8.2 Evaluating the Amount of Persistence in Science Images

As described above, persistence in a WFC3 IR image depends on images that have been obtained previously. However, when an observer retrieves data, the observations that came before will most likely be proprietary and inaccessible to the observer. To address this difficulty, the WFC3 team has developed software that estimates the persistence in an observer’s image (WFC3 ISR 2015-15 and https://github.com/kslong/Persistence). Although not currently part of the standard calibration pipeline, the WFC3 team runs these persistence estimation tools on all WFC3 IR images. The tools produce an HTML file summarizing the amount of persistence in each image as well as several FITS files that can be used by observers to analyze the impact of persistence in their own images. Observers can retrieve the output products via MAST using a special screen shown in Figure 8.3 and located at http://archive.stsci.edu/prepds/persist/search.php. As an exercise to illustrate the tool's functionality, the reader can type "ia21h2e9q" into the box under "Dataset" then click "Search": a new browser tab will appear with a list; clicking on the hyperlink "ia21h2e9q" in the left column will open another HTML file with the available persistence information, including a graphic for each instance of persistence predicted in the image.

Figure 8.3:MAST search screen used to retrieve information about persistence.

Normally, these output data products are available within few weeks after an IR observation has taken place.

There are two types of persistence that generally affect data analysis. We define external persistence as persistence that is generated by an earlier visit, and internal persistence as persistence generated within the same visit as the image in question. External persistence is not within the control of the observer, and can appear anywhere in an IR image. Internal persistence is usually less important, since at least in the case of small dithers, it affects regions of the detector which are in the wings of the point spread function of bright sources. The results of a query from the persistence query screen for Visit H of program ID 11189 are shown in Figure 8.4. The columns EXT1, EXT2 and EXT3 indicate that 0.3%, 1.89% and 6.83% of the pixels were predicted to have external persistence exceeding 0.1, 0.03, and 0.01 e¯/sec. The columns labeled TOT1, TOT2, and TOT3 provide the percentages for the sum of external and internal persistence. If all of the estimates of persistence for a dataset in the results screen, particularly those having to do with external persistence, are zero then one should not need to investigate further.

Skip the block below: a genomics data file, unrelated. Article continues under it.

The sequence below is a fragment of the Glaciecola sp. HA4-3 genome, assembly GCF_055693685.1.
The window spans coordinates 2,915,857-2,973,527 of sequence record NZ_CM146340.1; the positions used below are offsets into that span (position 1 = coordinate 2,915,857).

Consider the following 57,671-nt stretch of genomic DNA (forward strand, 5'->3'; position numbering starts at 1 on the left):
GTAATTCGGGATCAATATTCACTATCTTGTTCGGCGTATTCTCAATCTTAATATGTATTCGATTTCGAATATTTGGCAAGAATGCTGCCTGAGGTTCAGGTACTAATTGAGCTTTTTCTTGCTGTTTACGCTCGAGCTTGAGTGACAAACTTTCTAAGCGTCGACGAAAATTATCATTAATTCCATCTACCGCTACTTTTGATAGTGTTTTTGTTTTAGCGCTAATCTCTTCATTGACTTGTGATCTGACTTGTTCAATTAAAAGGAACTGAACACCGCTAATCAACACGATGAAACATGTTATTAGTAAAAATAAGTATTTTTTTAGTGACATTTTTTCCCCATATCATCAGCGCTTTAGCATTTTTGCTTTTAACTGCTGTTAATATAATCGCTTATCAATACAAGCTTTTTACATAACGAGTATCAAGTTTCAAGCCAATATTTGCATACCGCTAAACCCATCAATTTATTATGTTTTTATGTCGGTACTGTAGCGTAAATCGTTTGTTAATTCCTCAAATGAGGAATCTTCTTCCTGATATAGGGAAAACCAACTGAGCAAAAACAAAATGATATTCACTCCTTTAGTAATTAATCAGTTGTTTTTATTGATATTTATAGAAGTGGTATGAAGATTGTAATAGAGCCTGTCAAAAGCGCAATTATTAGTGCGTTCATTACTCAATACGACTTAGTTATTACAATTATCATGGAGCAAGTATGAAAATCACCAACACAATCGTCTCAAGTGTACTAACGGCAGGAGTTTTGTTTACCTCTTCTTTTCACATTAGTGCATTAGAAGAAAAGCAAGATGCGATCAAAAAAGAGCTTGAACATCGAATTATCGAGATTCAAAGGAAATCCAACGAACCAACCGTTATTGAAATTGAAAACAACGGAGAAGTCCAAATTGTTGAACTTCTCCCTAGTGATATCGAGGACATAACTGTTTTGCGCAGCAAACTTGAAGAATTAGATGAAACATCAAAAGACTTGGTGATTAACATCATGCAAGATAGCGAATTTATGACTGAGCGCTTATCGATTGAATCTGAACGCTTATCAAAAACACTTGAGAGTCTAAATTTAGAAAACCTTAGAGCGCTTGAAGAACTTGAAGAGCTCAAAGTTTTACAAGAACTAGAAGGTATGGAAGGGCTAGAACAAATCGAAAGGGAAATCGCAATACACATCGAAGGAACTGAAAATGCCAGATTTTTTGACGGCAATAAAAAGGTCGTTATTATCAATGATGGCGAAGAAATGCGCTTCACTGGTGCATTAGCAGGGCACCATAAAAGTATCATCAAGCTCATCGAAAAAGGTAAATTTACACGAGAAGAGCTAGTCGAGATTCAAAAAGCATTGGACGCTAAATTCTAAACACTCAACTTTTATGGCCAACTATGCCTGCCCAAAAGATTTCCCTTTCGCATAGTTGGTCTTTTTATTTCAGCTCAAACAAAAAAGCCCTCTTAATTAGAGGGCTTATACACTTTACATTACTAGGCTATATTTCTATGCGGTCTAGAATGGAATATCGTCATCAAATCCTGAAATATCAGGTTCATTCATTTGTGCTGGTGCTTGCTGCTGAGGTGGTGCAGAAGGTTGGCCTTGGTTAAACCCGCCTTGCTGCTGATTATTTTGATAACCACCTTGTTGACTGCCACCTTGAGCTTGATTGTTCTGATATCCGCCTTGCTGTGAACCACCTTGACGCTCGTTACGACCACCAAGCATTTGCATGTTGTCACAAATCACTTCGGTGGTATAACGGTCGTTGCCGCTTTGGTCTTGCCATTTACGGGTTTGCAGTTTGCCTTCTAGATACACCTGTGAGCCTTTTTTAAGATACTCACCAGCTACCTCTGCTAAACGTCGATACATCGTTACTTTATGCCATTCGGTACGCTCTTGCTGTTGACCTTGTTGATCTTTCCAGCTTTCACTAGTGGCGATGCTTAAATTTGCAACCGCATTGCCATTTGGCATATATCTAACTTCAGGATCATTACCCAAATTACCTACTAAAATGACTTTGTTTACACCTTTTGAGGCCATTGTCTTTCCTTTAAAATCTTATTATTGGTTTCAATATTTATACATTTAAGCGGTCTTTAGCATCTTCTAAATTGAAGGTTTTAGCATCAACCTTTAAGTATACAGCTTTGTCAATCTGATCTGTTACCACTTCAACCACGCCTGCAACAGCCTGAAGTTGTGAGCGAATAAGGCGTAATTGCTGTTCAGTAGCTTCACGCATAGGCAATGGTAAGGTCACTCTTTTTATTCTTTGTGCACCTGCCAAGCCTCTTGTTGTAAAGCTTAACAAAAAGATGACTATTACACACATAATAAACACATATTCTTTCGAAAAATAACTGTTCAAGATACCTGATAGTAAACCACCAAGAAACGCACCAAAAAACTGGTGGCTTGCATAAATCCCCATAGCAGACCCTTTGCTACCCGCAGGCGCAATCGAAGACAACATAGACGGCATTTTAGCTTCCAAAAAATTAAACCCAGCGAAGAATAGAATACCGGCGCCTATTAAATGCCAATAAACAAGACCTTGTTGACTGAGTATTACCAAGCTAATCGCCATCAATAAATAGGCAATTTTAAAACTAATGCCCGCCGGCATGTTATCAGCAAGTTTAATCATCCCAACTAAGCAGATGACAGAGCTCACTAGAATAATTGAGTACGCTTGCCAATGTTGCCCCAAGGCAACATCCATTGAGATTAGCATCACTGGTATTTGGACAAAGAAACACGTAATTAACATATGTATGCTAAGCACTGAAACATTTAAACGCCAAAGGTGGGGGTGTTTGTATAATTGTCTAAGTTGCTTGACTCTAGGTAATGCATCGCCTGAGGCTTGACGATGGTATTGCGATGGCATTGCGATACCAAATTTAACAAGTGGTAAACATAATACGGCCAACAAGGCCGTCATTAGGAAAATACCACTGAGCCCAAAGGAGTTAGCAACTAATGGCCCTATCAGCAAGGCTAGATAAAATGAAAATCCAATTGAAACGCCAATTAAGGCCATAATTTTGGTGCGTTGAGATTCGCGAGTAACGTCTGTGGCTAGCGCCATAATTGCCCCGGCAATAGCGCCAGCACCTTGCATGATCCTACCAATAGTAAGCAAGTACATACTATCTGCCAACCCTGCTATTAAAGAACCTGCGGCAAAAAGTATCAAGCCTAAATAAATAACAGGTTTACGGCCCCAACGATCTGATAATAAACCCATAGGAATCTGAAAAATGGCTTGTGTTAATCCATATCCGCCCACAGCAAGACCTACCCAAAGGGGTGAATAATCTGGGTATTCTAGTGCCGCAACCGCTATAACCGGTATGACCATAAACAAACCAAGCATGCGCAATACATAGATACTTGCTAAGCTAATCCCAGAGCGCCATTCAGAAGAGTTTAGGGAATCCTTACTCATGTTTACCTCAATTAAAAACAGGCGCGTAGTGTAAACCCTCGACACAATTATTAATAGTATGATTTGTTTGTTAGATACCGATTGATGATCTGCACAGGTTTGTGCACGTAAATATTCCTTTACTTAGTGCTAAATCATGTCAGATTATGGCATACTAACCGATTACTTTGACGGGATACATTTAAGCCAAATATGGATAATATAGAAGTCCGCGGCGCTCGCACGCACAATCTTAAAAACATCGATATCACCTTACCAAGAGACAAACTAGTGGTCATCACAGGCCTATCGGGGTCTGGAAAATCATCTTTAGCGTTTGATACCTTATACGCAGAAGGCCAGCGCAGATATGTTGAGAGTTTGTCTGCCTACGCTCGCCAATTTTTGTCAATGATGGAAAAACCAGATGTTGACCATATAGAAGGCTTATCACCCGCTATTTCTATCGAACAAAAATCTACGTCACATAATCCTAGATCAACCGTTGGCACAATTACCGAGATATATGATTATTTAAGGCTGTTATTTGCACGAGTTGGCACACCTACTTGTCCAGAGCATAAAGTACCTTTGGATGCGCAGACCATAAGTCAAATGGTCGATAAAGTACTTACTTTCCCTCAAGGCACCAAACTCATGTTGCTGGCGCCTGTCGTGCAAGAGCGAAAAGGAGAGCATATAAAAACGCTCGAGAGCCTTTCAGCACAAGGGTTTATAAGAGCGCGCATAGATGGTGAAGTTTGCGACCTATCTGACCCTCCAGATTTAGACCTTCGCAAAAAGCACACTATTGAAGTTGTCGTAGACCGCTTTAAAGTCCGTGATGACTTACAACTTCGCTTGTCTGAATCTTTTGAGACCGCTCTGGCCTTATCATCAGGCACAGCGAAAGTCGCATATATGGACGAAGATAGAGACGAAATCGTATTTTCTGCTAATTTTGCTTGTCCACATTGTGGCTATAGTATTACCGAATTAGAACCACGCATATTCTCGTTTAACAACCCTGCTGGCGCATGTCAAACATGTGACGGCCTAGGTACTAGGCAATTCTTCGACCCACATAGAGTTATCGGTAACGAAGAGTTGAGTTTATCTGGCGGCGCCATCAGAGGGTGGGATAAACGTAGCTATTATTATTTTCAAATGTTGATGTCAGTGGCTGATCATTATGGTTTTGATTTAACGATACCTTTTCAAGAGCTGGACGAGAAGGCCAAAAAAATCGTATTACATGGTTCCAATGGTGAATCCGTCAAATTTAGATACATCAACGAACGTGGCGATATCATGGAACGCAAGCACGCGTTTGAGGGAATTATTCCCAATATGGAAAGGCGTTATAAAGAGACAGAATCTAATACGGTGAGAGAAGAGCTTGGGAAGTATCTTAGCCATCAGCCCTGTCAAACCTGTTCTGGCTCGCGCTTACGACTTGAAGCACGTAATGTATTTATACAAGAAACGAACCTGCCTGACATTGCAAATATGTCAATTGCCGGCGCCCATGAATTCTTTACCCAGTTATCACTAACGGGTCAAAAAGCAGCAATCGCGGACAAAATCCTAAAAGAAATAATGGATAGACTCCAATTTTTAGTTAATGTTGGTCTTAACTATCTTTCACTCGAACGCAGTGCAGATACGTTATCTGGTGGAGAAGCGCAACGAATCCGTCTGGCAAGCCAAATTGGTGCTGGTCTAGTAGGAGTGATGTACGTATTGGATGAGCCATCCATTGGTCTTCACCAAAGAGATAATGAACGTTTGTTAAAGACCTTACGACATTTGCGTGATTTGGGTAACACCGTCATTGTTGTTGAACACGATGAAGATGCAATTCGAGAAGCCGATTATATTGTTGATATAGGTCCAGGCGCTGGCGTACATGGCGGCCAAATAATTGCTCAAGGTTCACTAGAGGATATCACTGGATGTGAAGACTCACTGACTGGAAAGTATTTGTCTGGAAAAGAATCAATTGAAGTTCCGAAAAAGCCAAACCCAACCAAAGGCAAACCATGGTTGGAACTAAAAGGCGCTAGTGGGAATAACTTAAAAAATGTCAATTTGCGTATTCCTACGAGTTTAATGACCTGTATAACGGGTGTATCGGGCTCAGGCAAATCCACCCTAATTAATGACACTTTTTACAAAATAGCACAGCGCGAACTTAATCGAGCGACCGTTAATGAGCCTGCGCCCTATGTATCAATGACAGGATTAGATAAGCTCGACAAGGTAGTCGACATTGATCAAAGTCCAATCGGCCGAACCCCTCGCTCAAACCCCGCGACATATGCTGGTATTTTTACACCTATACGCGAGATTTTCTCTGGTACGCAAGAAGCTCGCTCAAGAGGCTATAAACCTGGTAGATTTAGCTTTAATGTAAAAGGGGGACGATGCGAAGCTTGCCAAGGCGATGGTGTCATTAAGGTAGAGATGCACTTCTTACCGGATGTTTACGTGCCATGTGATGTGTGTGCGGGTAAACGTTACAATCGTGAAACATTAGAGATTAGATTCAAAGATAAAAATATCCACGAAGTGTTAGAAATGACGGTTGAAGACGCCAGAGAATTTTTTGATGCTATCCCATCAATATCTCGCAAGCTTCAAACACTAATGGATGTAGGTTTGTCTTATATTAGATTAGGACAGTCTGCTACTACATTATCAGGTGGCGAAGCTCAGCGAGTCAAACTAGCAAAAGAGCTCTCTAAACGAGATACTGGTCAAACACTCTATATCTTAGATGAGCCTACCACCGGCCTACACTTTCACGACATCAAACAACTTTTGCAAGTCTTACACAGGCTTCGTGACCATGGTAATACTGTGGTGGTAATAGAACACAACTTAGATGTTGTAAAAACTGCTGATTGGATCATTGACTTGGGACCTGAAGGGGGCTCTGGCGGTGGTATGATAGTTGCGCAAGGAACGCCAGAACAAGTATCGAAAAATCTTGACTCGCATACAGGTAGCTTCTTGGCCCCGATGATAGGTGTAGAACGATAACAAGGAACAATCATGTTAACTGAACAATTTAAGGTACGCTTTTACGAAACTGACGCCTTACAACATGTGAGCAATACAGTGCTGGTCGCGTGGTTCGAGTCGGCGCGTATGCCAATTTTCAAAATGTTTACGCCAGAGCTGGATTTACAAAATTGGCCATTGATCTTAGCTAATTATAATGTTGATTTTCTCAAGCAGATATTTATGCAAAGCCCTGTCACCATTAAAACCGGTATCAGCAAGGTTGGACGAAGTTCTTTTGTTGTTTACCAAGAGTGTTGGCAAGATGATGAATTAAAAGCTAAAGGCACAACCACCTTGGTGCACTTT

Observers should check for persistence as part of their evaluation of the science data quality of their observations and do so early enough that they are able to submit a Hubble Observation Problem Report (HOPR) if their data are so compromised by external persistence that the proposed science cannot be achieved. Filing a HOPR for persistence is rare; more often, investigators must determine whether they need to take persistence into account during their analysis.

If the summary estimates in the results screen indicate there is persistence, then more information about the amount of persistence and its location in the images can be obtained by clicking on the links associated with data set column in the results screen (if the data are still proprietary, you will be asked for your MAST login name and password at this point). This will bring up a page that contains additional text as well as a number of images showing where persistence is predicted. There are also various thumbnail images, showing how well the persistence is removed by the model in selected areas of an image. The utility of these thumbnails varies, depending upon the crowding of the image with real sources. An algorithm is used to try to select regions of the image which have the largest amounts of persistence but which are not very crowded, so that it is easy to establish the sky level and automatically generate thumbnails. But this algorithm is not very sophisticated, and in many cases, all of the regions with significant persistence lie in regions of the image that contain brighter *real* objects. Nevertheless, inspecting the images is recommended, and should help one to determine, qualitatively, whether persistence is likely to affect the science goals.

Figure 8.4: Results of MAST persistence query.

The persistence products software also produces several FITS files (summarized in Table 8.1) for each flt file in a dataset. The *_extper.fits and *_persist.fits files contain predictions of the external and total persistence in a dataset. The *_flt_cor.fits file is an flt file with the total persistence subtracted. These files can be retrieved from MAST as a tar.gz file by clicking one of the Visit links (see Visit column in Figure 8.4); each Visit must be retrieved separately. In situations where there is some persistence predicted in a science image, comparing these persistence product FITS files to the original data in DS9 or some other image display is ultimately the best way to determine whether persistence needs to be taken into account in the analysis of the data.

Table 8.1: Files Associated with Persistence Correction

Generic Filename



Prediction of external persistence


Prediction of total persistence


flt file with persistence model subtracted